And your party?
I belong to the PDP and by the grace of God and Osun people the PDP forms the government here in Osun state. Senator Ademola Adeleke is a highly respected person because he comes from a very good family I made mention that his father did well when he was a Senator; his father was not only a true Awoist, his father was very devoted to that call of the masses. The man was fantastic, he›s from a humble background I have tremendous confidence in him because his family is known for the cause of the masses. Go and check the record, I believe that Adeleke will succeed by the grace of God because he is a man that has everything to refer to his family background or historical background.
What has been your political philosophy for years now?
To the glory of God, my attachment to the late sage, Awolowo has never changed. Awoism has been my political foundation and I can never derail from it. Awolowo taught me a lot of ideals as an administrator, teacher and politician. You can imagine that Baba Awolowo died in 1987 and his name is still relevant. This is because he believed that politics was service to humanity with all sincerity. He was a great mobilizer who believed in serving the people. His government was people centred and oriented. He would not take bribe and he would not take what never belonged to him. He loved the people and lived entirely for them. We always acted on his advice. I learnt two things from Awolowo. One is that, always strutinize whatever you are signing because civil servants can implicate you. He once told me also not to collect gratification from anyone because next time when you see that person, you would not be able to look at him in the face. That was the second thing I learnt from him.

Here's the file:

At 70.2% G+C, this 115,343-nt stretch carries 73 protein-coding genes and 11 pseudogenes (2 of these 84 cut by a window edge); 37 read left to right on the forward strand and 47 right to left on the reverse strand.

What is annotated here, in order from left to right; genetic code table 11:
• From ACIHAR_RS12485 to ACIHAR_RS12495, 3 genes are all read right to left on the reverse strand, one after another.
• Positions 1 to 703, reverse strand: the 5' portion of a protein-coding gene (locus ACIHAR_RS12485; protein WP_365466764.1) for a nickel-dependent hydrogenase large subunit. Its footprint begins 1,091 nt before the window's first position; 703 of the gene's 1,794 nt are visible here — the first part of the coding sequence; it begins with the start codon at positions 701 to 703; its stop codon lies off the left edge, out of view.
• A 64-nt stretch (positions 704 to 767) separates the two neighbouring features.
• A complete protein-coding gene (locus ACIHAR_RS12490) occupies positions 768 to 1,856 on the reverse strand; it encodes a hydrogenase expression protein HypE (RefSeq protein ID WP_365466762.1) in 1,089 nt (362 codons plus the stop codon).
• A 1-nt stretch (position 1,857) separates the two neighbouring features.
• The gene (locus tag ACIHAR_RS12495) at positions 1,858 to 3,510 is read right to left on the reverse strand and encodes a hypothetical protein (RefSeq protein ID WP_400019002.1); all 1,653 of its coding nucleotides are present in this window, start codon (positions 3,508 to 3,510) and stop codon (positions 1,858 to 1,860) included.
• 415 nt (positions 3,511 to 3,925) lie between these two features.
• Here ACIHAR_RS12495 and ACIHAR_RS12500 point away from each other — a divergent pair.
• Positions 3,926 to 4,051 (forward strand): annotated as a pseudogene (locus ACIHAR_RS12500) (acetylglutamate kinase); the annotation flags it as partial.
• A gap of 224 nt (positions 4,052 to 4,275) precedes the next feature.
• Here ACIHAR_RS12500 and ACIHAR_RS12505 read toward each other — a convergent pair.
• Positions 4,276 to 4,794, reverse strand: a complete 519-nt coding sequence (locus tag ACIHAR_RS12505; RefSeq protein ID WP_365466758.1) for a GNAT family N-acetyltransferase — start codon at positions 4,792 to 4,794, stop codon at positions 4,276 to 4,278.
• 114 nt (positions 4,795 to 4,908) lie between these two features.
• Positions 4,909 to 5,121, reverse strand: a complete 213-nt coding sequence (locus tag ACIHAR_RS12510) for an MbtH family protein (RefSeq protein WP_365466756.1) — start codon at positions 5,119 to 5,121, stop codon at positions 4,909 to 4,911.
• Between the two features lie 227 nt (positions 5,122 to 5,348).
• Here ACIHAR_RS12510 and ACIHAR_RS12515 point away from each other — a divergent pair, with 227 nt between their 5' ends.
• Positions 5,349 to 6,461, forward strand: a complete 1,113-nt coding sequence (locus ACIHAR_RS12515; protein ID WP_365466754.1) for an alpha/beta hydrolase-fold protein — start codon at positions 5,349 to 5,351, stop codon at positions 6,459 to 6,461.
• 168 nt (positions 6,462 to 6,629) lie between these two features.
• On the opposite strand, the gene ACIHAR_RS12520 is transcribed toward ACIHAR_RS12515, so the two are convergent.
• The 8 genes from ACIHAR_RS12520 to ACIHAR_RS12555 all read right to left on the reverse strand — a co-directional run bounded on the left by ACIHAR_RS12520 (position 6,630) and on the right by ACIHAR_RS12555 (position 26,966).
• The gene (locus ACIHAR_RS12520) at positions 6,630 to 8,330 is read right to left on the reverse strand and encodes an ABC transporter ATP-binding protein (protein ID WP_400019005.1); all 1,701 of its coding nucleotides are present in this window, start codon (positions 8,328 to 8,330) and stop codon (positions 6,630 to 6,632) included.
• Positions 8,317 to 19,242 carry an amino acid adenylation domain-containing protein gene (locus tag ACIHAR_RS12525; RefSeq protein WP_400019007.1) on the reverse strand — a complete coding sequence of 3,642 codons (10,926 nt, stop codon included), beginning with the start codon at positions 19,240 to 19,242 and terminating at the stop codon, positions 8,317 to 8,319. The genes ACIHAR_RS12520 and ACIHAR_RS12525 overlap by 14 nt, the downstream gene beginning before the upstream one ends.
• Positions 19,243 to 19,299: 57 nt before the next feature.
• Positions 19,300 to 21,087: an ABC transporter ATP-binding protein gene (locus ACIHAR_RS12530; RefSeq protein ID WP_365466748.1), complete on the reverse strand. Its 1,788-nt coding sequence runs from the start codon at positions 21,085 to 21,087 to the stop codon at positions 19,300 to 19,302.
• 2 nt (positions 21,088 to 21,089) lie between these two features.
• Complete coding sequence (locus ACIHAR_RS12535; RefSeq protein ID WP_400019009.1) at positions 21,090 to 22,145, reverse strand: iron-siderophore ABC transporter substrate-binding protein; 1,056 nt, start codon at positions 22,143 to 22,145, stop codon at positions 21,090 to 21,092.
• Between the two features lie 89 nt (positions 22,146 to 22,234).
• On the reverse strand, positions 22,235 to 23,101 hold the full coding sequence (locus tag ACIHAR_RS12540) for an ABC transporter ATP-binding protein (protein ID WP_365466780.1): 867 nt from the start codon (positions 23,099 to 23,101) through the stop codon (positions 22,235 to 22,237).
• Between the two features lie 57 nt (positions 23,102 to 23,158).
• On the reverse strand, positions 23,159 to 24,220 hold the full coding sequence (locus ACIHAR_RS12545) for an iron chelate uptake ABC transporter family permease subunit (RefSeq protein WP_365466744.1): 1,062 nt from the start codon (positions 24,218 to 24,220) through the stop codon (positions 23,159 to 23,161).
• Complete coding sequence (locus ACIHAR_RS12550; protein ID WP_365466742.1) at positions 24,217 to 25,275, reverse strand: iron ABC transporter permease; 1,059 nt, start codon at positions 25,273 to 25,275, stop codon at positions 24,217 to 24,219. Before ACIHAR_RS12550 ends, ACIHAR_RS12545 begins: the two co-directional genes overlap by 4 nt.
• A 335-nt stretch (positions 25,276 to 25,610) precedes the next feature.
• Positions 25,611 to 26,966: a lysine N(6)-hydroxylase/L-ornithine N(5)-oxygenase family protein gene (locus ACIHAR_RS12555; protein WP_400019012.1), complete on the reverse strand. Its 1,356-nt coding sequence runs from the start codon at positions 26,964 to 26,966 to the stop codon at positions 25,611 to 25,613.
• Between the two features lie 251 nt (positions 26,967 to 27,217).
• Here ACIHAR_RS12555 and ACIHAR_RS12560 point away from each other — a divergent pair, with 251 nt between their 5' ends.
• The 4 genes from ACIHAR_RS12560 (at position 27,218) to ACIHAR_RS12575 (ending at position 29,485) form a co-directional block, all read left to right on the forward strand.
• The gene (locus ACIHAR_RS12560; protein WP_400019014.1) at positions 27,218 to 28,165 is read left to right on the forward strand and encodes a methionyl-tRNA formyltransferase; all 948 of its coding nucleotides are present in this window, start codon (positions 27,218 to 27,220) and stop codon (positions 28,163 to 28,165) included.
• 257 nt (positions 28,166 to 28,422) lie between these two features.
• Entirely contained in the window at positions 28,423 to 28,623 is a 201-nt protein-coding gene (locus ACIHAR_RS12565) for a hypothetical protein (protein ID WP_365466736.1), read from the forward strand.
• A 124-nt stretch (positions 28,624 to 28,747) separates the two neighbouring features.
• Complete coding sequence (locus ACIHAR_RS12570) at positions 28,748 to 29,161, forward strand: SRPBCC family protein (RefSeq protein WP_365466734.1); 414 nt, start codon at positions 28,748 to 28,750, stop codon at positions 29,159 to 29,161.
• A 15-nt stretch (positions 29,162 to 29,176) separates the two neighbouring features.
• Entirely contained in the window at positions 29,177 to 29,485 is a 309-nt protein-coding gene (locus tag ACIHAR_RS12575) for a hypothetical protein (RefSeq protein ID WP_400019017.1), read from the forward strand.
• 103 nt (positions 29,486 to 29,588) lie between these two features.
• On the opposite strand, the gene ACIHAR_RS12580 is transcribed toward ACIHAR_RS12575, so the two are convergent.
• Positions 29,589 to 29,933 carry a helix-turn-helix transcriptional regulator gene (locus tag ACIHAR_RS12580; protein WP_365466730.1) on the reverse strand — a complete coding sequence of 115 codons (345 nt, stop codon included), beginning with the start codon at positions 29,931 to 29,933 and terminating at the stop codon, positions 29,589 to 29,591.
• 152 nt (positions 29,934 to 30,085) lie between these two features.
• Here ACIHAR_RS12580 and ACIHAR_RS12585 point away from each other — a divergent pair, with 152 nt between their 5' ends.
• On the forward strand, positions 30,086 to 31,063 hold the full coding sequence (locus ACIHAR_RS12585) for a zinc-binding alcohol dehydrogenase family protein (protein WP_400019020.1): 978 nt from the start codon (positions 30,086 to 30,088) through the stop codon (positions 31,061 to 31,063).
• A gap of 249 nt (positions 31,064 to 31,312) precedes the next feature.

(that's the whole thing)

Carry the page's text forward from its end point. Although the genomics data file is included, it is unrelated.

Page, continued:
What are the legacies of Awolowo you hold in high esteem?
A lot. Let me start by saying I remain a true son of Awolowo to the glory of God because he was not only my mentor but he made me. One of the legacies of Awolowo I still hold in high esteem is that he owe told me: “Don’t enjoy in government what you cannot enjoy in your private life.” Baba was against corruption in its totality.
Another legacy is commitment to the plight of the people. “Without the masses, there would not be us,” Awolowo was fond of saying that. He believed in a nation where the masses must benefit from the ingredients of democracy. Another thing is that Baba Awolowo was a leader who stood out among his peers. He never compromised and he was firm. He was firm, thorough, honest, non-corrupt strict and politically meticulous; he had a lot of enemies who made sure he did not become the President because of the fear of the unknown.